Trinia's economy is less centred on farming today than at any other point in its history, but even so, the agricultural sector still makes an important contribution. Vulni and Eźuăna are the most important areas of agricultural production, with Melaţin and Armenar also being quite significant. A fairly wide range of crops are grown in Trinia, and in certain regions, farming of sheep and cattle is also important. The eastern provinces, Eźuăna and Armenar, are home to a large orchard industry — the latter is particularly known for its citrus fruit. Overall, Trinia is a net exporter of food, with dairy products, fruit, and vegetables making up the bulk of this trade.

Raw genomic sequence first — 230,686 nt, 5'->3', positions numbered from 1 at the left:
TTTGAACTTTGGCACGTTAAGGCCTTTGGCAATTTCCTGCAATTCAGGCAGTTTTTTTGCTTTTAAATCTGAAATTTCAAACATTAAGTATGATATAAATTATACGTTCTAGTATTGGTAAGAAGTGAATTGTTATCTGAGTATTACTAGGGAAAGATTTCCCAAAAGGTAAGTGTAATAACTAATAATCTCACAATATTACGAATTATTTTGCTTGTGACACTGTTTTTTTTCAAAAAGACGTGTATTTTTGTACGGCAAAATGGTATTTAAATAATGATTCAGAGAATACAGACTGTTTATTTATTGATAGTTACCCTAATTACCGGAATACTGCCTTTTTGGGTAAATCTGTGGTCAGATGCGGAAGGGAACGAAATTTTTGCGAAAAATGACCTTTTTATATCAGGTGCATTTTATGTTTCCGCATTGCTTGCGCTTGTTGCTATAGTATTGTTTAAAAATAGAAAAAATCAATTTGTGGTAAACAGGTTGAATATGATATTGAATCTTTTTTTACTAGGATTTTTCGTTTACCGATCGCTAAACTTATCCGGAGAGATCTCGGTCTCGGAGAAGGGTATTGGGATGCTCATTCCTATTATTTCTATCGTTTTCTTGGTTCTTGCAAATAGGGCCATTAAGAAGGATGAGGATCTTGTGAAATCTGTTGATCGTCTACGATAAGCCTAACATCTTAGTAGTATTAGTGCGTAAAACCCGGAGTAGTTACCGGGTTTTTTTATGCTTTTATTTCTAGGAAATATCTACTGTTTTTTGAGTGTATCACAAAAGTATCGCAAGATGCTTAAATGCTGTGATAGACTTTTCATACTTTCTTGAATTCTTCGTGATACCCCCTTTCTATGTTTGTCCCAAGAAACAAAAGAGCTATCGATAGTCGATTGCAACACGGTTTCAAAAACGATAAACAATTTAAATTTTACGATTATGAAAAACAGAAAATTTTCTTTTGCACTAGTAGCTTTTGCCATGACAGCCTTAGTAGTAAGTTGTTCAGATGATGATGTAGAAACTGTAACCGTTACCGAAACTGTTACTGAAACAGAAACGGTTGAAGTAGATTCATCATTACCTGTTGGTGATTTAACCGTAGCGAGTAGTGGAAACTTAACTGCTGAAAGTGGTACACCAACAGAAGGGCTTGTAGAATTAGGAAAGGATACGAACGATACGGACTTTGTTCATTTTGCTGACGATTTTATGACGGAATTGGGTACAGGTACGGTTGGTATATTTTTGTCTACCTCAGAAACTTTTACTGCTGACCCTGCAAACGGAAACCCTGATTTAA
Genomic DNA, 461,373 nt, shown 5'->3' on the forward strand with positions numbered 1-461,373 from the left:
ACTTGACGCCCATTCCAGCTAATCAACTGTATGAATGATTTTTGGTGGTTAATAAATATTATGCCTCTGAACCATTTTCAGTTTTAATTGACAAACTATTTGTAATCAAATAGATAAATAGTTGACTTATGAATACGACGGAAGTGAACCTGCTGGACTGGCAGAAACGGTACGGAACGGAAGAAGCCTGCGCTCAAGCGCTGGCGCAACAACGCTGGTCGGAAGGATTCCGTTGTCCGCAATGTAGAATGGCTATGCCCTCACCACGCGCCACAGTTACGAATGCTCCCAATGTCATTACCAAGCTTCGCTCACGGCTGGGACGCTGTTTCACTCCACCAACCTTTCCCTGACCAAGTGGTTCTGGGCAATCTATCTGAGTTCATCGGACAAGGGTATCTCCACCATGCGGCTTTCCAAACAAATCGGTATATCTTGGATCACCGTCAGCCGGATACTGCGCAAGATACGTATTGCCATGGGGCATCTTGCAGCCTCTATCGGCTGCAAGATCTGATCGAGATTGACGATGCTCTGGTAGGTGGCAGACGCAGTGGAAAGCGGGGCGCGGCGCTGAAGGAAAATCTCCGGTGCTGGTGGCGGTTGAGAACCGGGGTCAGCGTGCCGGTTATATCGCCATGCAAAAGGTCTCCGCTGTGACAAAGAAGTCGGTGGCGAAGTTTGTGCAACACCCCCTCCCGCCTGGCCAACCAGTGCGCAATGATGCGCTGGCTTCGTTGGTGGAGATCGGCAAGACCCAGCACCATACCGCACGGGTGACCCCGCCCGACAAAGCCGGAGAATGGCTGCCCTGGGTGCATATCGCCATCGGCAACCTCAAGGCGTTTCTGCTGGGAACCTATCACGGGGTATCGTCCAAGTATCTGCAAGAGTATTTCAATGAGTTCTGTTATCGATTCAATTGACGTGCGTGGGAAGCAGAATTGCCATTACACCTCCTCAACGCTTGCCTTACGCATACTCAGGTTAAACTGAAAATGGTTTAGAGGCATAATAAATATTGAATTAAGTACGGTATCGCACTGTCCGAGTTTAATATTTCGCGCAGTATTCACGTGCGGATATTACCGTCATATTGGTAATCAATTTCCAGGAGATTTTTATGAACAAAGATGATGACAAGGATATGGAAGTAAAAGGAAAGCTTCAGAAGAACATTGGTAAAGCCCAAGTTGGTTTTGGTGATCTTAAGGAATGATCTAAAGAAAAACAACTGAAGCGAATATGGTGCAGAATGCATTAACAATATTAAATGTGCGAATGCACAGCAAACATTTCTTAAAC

Trinia's forests are extensive, particularly in Melaţin and on the slopes of the Velamnoćul mountains. These forests have traditionally provided a large amount of lumber, and although the creation of an extensive national park system has almost ended the felling of old-growth forests, significant amounts of Trinia's interior is today devoted to forestry plantations. Much of the land used for forestry would not be productive farmland even if cleared, and its use for forestry allows Trinia to maintain a strong lumber industry without sacrificing useful cropland. Melaţin and the Torlon Gap are currently the country's largest centres of forestry.